Familiarity with the band’s setlist won’t save you here, as the band are now souped up on super-serum and caffeine. Old favourite ‘Horus’ is almost unrecognisable as the band have transformed into something otherworldly, the song’s wings spread fully for full dramatic effect. If the security were worried about IDLES, they certainly weren’t expecting a frantic Thom Edwards to fling himself down into the crowd, nor the band’s frantic energy that makes Iggy and the Stooges sound like Andy Williams.

 

A glorious setlist of total belters ensues: ‘When The Wind Blows’, ‘It Bites’, ‘Dead to Me’ all howl loud and proud, James switching between synth and guitar intermittently between songs just to drive home how transformed this band are. A final, cementing moment comes as the band launch into the title track from the 2013 EP ‘Heavy Money’, a song which helped herald the band as one of the freshest and most exciting acts in the UK now fully realised as a metal-punk-indie epic.

 

Necks are sore and throats are worse post-God Damn, a much-needed breather taken as we watch Honeyblood set up. With two superb albums and a fantastic EP behind them, it feels like the time for Honeyblood to break out and completely dominate the music world could come at any time. Nostalgia-inducing, saccharine, venomous, beautifully melodic – all of the above could describe the sound of Honeyblood and yet, none of these individual words does the band any justice.

 

Punchy punk rock flies out as the band kick off with ‘Ready for the Magic’, the sing-along potential massive as Honeyblood do what they do best – fill your ears with pure, punchy loveliness. Quick wit and anecdotes from guitarist Stina create a familiar atmosphere within the Academy and it doesn’t take five minutes for the band to get everyone smiling from ear to ear. “This is a song about tequila”, Stina introduces ‘Sea Hearts’, “Well, not really but I like saying that” before jumping straight into the bouncy, fuzzy-at-the-edges song.

 

The vocal duality between Stina and drummer Cat remains one of Honeyblood’s strongest suits, each possessed of a powerful delivery that smoothly implants the band’s earworms into the brain almost subconsciously. The stand-out comes on the brilliant ‘Super Rat’, a song which epitomises the band’s name perfectly – sweet as honey, bitter as blood. Hum along, sing along – it’s all good as long as you’re having a good time and with Honeyblood, a good time is basically guaranteed.

 

Deciding to head home at the close of JAWS set, we rush upstairs to spend the remainder of our evening in the company of the Brummy bands inhabiting the Academy 2. Two years have passed since Superfood released the brilliant ‘Don’t Say That’ and the band are well underway with an as-yet untitled second album. The change of pace between the band’s older, slacker-friendly britpop-ish material and the newer, alternative via synth sound is jarring on record, but in the live environment new single ‘Double Dutch’ absolutely kills.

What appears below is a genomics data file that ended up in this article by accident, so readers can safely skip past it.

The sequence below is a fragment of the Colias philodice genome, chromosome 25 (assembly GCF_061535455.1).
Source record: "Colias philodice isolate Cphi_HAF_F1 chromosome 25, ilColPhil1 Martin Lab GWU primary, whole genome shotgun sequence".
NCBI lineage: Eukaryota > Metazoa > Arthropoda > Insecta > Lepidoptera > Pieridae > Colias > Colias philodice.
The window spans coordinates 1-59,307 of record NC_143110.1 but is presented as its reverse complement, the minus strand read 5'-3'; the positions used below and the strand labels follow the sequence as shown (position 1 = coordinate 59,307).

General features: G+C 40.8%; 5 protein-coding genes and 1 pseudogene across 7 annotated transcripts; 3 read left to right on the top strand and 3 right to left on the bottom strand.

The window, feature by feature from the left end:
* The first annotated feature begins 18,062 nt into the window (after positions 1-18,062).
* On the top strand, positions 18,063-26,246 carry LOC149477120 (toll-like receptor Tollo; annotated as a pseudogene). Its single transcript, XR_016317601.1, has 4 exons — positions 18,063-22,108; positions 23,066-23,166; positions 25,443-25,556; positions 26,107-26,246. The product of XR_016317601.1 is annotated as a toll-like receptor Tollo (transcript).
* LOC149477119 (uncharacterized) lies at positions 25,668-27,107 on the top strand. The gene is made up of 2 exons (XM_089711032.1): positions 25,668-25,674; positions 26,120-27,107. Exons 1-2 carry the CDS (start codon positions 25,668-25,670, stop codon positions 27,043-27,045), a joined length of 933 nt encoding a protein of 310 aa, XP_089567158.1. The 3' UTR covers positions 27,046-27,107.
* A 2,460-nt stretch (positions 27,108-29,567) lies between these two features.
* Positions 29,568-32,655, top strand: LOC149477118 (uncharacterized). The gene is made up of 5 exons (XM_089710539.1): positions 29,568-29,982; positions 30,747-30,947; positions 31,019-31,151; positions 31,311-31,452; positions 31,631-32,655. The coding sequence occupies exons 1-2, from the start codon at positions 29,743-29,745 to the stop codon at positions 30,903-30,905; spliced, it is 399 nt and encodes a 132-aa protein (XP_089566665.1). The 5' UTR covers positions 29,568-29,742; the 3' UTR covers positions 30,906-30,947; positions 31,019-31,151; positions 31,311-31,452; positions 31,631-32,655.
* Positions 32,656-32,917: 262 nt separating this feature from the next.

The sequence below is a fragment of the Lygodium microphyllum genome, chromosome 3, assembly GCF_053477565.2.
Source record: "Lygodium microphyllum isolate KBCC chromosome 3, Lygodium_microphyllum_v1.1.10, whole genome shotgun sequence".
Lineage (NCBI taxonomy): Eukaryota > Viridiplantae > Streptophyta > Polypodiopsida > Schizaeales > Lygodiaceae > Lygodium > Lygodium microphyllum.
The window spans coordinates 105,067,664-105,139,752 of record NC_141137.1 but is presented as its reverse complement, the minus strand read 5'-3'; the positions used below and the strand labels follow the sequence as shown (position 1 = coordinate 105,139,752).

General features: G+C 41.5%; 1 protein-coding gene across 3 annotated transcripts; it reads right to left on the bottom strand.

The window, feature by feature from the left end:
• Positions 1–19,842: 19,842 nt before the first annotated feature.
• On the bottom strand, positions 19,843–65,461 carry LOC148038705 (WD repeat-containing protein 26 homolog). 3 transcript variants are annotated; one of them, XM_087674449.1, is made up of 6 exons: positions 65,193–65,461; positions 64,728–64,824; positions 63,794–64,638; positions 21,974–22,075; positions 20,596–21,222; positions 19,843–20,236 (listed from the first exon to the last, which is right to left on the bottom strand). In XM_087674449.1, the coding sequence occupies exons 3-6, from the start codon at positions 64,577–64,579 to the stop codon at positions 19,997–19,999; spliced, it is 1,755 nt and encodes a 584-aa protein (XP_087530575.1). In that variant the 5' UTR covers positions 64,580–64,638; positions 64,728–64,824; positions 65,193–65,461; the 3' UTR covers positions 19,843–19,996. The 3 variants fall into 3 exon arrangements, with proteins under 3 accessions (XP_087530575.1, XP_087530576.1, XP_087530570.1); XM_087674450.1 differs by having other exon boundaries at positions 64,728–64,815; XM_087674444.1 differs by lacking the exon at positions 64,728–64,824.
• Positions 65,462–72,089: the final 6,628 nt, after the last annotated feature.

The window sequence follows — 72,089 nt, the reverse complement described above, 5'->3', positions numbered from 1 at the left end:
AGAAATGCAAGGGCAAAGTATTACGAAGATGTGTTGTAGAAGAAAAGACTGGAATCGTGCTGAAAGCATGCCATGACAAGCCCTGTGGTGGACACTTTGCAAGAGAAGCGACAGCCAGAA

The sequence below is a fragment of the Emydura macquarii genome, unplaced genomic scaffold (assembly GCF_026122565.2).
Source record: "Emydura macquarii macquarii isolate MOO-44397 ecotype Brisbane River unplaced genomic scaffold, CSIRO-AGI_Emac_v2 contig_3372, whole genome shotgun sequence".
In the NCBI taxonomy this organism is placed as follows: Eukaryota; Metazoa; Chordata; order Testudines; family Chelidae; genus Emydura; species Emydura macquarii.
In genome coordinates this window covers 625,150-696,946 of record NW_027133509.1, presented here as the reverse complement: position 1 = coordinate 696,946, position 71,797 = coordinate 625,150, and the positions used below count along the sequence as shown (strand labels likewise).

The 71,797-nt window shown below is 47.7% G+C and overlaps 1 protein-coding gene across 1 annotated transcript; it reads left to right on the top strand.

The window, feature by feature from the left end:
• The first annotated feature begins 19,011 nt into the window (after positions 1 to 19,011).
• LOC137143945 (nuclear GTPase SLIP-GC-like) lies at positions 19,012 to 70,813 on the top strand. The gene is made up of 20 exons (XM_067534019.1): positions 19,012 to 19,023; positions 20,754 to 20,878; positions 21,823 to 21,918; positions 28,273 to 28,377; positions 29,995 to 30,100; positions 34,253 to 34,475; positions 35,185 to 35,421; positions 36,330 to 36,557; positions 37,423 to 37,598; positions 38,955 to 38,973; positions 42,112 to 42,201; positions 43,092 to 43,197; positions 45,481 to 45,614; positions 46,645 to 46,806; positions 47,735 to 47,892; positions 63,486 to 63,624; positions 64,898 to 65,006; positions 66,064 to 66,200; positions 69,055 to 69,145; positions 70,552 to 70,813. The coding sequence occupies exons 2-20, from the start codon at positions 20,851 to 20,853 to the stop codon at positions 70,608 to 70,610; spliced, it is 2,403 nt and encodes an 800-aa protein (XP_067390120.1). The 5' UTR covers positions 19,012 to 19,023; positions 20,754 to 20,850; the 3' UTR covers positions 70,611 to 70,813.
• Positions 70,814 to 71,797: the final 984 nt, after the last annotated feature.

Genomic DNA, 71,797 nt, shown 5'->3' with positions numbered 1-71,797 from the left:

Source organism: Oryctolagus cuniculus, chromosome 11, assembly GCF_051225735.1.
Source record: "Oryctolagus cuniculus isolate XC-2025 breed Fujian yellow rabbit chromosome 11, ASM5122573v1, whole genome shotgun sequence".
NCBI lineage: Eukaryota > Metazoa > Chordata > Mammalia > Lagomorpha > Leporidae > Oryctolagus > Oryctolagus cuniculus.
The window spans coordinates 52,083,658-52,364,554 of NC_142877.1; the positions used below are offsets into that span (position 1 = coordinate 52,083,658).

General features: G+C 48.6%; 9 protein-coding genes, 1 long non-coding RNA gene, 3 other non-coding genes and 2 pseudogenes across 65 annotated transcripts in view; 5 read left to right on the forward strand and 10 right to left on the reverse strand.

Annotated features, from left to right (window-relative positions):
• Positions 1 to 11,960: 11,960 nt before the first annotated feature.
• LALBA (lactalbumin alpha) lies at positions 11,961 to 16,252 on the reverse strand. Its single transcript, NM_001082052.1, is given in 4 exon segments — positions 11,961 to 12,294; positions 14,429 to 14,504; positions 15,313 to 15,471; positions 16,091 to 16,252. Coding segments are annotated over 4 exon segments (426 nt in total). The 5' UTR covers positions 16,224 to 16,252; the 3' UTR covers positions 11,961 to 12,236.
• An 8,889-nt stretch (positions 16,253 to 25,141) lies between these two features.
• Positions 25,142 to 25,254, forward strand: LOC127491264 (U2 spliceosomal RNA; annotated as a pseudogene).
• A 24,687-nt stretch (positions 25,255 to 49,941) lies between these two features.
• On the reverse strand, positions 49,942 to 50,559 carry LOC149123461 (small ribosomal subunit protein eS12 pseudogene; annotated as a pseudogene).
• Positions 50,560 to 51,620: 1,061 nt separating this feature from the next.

Sedate with just enough beat to make you want to move your feet, Superfood have never suffered from any famine of great songs to play, their Handmade set proving to be no exception. Old favourites ‘Lily For Your Pad’, ‘Right On Satellite’ and ‘You Can Believe’ all get the dancefloor swinging, whilst the new material (which, to these ears shifts the band from 90s britpop to 80s northern soul club) is met with equal aplomb as the band get the party in full swing. Half an hour passes in no time and before long the band are bowing out, but not before blasting out their most iconic single to date – their eponymous track.

 

JAWS have always been a band that thrived on creating luscious, dream-pop inspired vibes, so seeing the band in a dancehall setting feels almost too appropriate. Taking to the stage flanked by two discoballs, the band dazzle the audience as they dive straight in to ‘Just A Boy’ from 2016’s ‘Simplicity’. Anything but simple, the melodies are exquisitely constructed to set the nostalgia senses ablaze, paced perfectly between a danceable beat and pure chill-out which sets the ears comfortably adrift.

 

Alternating between tracks from the latest album and ‘Be Slowly’, its 2014 predecessor, the band come fully equipped with an arsenal of great tracks to get the audience swaying. ‘Stay In’, ‘Think Too Much, Feel Too Little’ and ‘What We Haven’t Got Yet’ are quintessential summer festival tracks, brimming with excitement and anthemic potential. As the headliner of the Academy 2 room, JAWS are everything you could hope for; a fun and exciting act, visually stunning with a back catalogue that leaves you swaying and humming long after the band have left the stage.

 

The boutique festival is enjoying a golden age right now, where independent promoters can showcase the best music in both the country and the world right now. Handmade Festival is run with a fierce independent spirit, the acts all feeling complementary to the festival’s goal to showcase the best music around at the moment. The staggering of stages ensures that catching acts is seldom a problem and the clever usage of all of the facilities of the Leicester O2 Academy means it never suffers from problems that can arise from using multiple venues to try and run a festival.

 

The atmosphere of Handmade is perfectly pitched to offer the fun of a festival with the comfort of a gig, boasting a selection of the very best names in the rock, indie, punk and even metal genre. This is a festival that doesn’t worry about older bands getting old – they could never keep up with the youngsters being booked anyway. If you’ve never been to a festival before, or if you just want to discover some great new artists, Handmade Festival is the festival for you.